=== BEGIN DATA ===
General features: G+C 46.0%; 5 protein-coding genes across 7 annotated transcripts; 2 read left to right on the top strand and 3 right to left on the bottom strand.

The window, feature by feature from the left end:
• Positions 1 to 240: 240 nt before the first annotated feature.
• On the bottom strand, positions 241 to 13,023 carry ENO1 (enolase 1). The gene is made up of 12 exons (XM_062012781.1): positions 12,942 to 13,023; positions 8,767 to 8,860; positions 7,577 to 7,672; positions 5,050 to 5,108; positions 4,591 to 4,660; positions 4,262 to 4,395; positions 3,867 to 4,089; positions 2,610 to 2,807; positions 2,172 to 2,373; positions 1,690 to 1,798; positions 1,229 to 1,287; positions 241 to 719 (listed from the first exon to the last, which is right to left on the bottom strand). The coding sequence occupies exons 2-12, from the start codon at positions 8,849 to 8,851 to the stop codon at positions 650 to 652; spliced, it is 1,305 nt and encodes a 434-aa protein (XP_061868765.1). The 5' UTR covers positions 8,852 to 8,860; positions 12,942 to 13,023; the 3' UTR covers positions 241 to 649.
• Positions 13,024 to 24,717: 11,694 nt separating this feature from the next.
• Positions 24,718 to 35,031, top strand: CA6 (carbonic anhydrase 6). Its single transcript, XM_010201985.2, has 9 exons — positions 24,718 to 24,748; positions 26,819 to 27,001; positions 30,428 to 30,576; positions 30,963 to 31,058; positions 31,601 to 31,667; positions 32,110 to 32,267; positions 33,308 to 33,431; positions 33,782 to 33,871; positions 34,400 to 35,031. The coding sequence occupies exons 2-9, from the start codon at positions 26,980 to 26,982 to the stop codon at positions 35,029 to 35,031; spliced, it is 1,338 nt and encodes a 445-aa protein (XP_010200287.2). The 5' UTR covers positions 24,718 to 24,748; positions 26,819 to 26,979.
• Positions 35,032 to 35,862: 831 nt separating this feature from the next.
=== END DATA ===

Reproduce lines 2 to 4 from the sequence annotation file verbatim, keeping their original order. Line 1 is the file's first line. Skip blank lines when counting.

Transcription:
The window, feature by feature from the left end:
• Positions 1 to 240: 240 nt before the first annotated feature.
• On the bottom strand, positions 241 to 13,023 carry ENO1 (enolase 1). The gene is made up of 12 exons (XM_062012781.1): positions 12,942 to 13,023; positions 8,767 to 8,860; positions 7,577 to 7,672; positions 5,050 to 5,108; positions 4,591 to 4,660; positions 4,262 to 4,395; positions 3,867 to 4,089; positions 2,610 to 2,807; positions 2,172 to 2,373; positions 1,690 to 1,798; positions 1,229 to 1,287; positions 241 to 719 (listed from the first exon to the last, which is right to left on the bottom strand). The coding sequence occupies exons 2-12, from the start codon at positions 8,849 to 8,851 to the stop codon at positions 650 to 652; spliced, it is 1,305 nt and encodes a 434-aa protein (XP_061868765.1). The 5' UTR covers positions 8,852 to 8,860; positions 12,942 to 13,023; the 3' UTR covers positions 241 to 649.